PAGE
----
In the play the Inspector conveys Priestly message that everyone should take responsibility instead of pushing it aside. He expresses this clearly when he interrogates each of them. ‘A nice little promising life there, I thought, and a nasty mess somebody’s made of it’. Here the inspector is referring again to our responsibility and hoping to make characters feel guilty. When he says ‘somebody’s’ he is referring to the Birling’s and how their lack of thought has led to the untimely death of Eva Smith. Towards the end of the interrogations he again refers to responsibility.
‘You’ll be able to divide the responsibility between you when I’ve gone’. The inspector has realised that only some of the characters have understood his views and opinions on responsibility. He is therefore saying that they should consider their actions before the real inspector pays them a visit. According to Ouspenksky’s theory of time if the Birling’s do not change their attitude towards responsibility they are destined to face the same situation all over again. Before the real inspector comes they have a chance to think about what they have done.
So the fake Inspector is trying to discover which of the characters has a social conscience. Priestley’s views are that of the inspector, which is why he behaves and acts as he does, this is seen throughout the play and is cleverly incorporated to enhance the theme of responsibility in each character. Mr. Birling is a selfish man who cares only for himself. He refuses to give his workers a pay rise and this leads to a strike. Eva was one of the leaders participating in the strike and Birling eventually sacks her without any care what so ever.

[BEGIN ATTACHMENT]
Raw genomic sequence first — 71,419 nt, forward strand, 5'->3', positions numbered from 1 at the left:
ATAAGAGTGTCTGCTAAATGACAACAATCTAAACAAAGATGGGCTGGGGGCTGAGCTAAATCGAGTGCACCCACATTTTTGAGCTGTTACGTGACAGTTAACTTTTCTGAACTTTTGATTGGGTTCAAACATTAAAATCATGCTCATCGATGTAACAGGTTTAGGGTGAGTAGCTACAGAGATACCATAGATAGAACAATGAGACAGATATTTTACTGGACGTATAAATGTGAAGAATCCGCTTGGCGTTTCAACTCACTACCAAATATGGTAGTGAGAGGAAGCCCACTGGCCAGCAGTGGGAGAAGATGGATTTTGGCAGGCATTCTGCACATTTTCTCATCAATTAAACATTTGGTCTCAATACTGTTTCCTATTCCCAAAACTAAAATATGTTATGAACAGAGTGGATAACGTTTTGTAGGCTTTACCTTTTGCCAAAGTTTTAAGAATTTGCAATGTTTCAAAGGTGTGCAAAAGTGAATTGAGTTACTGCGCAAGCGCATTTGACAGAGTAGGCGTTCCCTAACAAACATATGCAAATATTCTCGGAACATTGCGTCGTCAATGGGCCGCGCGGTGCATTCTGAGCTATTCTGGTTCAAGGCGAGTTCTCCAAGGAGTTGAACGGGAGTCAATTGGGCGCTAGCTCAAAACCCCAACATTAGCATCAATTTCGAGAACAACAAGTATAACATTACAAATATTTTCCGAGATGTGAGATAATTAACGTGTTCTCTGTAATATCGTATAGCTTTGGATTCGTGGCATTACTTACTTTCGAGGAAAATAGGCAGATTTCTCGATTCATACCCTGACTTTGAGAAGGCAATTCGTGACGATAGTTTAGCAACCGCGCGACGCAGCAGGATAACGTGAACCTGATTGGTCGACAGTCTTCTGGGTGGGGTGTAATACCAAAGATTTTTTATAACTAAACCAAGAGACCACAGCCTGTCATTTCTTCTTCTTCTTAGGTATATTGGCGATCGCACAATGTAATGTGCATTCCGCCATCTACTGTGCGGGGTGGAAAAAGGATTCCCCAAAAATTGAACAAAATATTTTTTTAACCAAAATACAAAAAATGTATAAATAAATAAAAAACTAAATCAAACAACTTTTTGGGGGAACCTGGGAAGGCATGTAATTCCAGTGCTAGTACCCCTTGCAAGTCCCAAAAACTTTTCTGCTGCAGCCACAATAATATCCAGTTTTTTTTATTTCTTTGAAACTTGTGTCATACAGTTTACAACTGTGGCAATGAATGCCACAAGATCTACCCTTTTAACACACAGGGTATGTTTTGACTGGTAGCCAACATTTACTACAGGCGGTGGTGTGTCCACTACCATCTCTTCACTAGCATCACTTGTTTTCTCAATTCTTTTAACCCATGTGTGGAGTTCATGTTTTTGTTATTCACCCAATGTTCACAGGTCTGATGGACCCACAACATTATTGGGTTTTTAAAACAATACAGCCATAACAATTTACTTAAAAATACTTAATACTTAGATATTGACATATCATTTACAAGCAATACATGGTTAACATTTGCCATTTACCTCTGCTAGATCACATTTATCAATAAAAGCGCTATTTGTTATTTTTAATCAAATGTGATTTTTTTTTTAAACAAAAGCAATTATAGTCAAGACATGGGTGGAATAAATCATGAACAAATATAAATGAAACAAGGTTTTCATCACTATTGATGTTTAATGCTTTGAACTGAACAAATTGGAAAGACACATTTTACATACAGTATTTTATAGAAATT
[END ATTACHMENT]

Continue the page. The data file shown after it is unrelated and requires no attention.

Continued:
This seen when he says ‘I only did what any employer might have done’. Birling fails to see that he has done anything wrong by sacking her and dismisses any suggestions that he had any influence involved in Eva’s death. It seems as if the inspector was prepared for Birling’s selfish and arrogant attitude. He tries to point out to Birling that it was he who started the downward spiral in Eva Smith’s life. ‘Still I can’t accept responsibility. If we were all responsible for everything that happened to everybody we’d had anything to do with, it would be very awkward wouldn’t it?
‘ Birling is an example of a typical Edwardian Upper class man. He feels because he was within his rights it is not necessary for him to feel any guilt what so ever. He fails to understand the message of responsibility the Inspector is striving to deliver and so when he is interrogated by the real inspector he will not do anything differently and will therefore face another repeated circle of events. Mrs. Birling reacts indifferently to the news about the death. She is the person who denied Eva Smith help when she most needed it.
Mrs Birling runs a charity shop, but denied Eva any help although she was heard to say ‘Yes. We’ve done a great deal of useful work in helping deserving cases’. She overruled her committee and rejected Eva’s cause because at first Eva called herself ‘Miss Birling’. She used this name because she was carrying Eric’s child. But Mrs. Birling does not know this and fails to see and understand what has happened. She is unwilling to accept any responsibility for Eva’s death. The inspector asks Mrs Birling who she blames, she replies ‘First, the girl herself’.
This is rather ironic considering it was her and her family’s interferences with her that resulted in her death. But she is too preoccupied with her own affairs to see that. ‘Secondly, I blame the young man who was the father of the child she was going to have’. The Inspector allows Mrs. Birling to dig herself into an even bigger hole when she unwittingly blames the father of the child (Eric). She is to blame as much as her husband but she does not learn her lesson either and falls into the same circle as her husband.